Pfizer to ask permission to give booster shot; FDA, CDC say it’s not necessary

Pfizer plans to ask the Food and Drug Administration for emergency authorization of a third dose of its COVID-19 vaccine, the company’s chief scientific officer told The Associated Press on Thursday.

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According to Mikael Dolsten, the company will seek the authorization after studies showed people’s antibody levels jump five to 10 times after a third dose of the vaccine.

Dolsten, pointing to early data from the company’s booster study, said that a third shot within a year after being fully vaccinated could dramatically boost immunity and possibly fight such virus variants as the delta variant, which is the prominent version of the virus in the United States.

“We continue to believe that it is likely, based on the totality of the data we have to date, that a third dose may be needed within 6 to 12 months after full vaccination,” a statement from Pfizer and its partner BioNTech released Thursday read.

“While protection against severe disease remained high across the full 6 months, the observed decline in efficacy against symptomatic disease over time and the continued emergence of variants are key factors driving our belief that a booster dose will likely be necessary to maintain highest levels of protection.”

While the company is seeking permission to give a third shot, the FDA and the Centers for Disease Control and Prevention issued a joint statement Thursday saying that those who are fully vaccinated do not need a booster COVID-19 shot.

“Americans who have been fully vaccinated do not need a booster shot at this time,” read the statement. “FDA, CDC and NIH are engaged in a science-based, rigorous process to consider whether or when a booster might be necessary.”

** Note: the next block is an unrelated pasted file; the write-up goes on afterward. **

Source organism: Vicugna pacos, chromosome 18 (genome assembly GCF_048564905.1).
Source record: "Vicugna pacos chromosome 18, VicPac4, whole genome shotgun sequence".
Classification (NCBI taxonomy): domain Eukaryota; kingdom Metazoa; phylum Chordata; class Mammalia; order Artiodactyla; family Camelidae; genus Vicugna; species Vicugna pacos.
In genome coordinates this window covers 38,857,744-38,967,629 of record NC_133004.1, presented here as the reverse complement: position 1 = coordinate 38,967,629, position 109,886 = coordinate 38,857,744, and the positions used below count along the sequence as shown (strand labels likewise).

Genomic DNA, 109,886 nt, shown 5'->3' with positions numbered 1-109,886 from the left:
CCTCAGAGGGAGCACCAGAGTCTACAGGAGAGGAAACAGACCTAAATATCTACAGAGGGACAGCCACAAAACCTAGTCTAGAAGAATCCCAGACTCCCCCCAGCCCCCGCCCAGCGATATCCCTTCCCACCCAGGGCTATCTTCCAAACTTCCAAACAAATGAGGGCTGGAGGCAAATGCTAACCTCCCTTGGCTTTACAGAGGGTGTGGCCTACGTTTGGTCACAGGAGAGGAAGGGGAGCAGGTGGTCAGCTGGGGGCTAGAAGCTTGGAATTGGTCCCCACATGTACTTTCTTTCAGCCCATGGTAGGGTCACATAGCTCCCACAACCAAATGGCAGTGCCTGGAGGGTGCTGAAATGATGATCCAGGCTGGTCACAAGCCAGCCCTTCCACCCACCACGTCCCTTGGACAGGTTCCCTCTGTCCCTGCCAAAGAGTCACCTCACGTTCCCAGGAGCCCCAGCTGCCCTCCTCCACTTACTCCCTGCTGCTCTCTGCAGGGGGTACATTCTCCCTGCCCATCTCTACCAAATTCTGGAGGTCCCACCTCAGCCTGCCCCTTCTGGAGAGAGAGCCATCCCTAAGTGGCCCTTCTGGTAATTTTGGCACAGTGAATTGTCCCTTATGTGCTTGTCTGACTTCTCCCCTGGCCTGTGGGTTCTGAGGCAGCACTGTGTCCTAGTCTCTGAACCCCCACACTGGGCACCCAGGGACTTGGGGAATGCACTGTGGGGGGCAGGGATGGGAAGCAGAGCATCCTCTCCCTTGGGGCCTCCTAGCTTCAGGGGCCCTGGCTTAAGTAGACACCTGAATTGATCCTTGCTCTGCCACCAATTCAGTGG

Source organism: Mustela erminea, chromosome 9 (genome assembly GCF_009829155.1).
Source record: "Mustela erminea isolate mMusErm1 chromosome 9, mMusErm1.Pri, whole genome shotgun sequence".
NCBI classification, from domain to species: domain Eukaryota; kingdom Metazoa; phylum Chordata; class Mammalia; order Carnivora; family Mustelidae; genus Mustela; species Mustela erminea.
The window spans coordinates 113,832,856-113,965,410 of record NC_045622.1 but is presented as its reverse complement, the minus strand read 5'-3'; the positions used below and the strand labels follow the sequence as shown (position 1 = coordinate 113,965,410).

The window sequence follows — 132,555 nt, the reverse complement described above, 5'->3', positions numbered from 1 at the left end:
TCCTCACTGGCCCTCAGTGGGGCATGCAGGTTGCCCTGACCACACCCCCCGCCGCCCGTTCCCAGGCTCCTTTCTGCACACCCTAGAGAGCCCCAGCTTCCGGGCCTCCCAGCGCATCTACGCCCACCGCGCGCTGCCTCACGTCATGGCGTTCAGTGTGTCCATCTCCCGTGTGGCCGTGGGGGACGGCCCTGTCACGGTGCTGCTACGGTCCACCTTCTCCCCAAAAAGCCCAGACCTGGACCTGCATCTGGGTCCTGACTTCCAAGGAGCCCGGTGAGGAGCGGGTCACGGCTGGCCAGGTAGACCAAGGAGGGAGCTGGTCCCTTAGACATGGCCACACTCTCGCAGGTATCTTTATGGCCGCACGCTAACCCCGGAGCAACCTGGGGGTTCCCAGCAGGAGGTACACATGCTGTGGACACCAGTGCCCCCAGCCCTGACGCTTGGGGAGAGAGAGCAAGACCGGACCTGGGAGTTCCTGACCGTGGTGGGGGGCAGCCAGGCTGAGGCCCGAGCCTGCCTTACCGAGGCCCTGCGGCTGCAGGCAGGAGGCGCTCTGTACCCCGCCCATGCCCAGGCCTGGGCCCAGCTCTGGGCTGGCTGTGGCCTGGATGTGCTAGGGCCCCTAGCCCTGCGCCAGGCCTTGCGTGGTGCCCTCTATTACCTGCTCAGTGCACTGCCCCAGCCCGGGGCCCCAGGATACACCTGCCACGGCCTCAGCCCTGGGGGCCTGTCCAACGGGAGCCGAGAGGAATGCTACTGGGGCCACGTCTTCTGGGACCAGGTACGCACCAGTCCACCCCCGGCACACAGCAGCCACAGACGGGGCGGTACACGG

The statement went on to say, “We continue to review any new data as it becomes available and will keep the public informed. We are prepared for booster doses if and when the science demonstrates that they are needed.”

A peer-reviewed report published Thursday in the journal Nature showed that two doses of the Pfizer vaccine generate a neutralizing response to the Delta variant in 95% of people in the study. The results, researchers say, show the need to be fully vaccinated to get protection from COVID-19 and its variants.

According to researchers, a single shot of a two-dose vaccine “barely” offers any protection against the variant.

Another report released this week, written by scientists in the United States and published Wednesday in the New England Journal of Medicine, showed similar results.

Variants are mutations a virus undergoes to protect itself and to continue to replicate.

The delta variant is thought to be more contagious than the original COVID-19 virus. However, various studies have shown that vaccines manufactured by Pfizer, Moderna and Johnson & Johnson are effective against the variant.

Should someone who is fully vaccinated contract the Delta variant, they would be far less likely to suffer severe symptoms, become hospitalized or die from the infection, researchers say.

Pfizer will be asking the FDA in August to authorize the administration of a third dose of its vaccine.

Moderna has not yet revealed any plan to petition the FDA to allow for a third dose of its vaccine.

Should the FDA authorize a third dose for Pfizer, who gets it and how it is administered would still have to be determined.

William Schaffner, a vaccine expert at Vanderbilt University Medical Center, told the AP that a decision would have to be made as to whether a third dose would be given, when millions of people still have no protection.­­­­­

“The vaccines were designed to keep us out of the hospital” and continue to do so despite the more contagious Delta variant, he said. Giving another dose would be “a huge effort while we are, at the moment, striving to get people the first dose.”

About 48% of the U.S. population are fully vaccinated against the COVID-19 virus.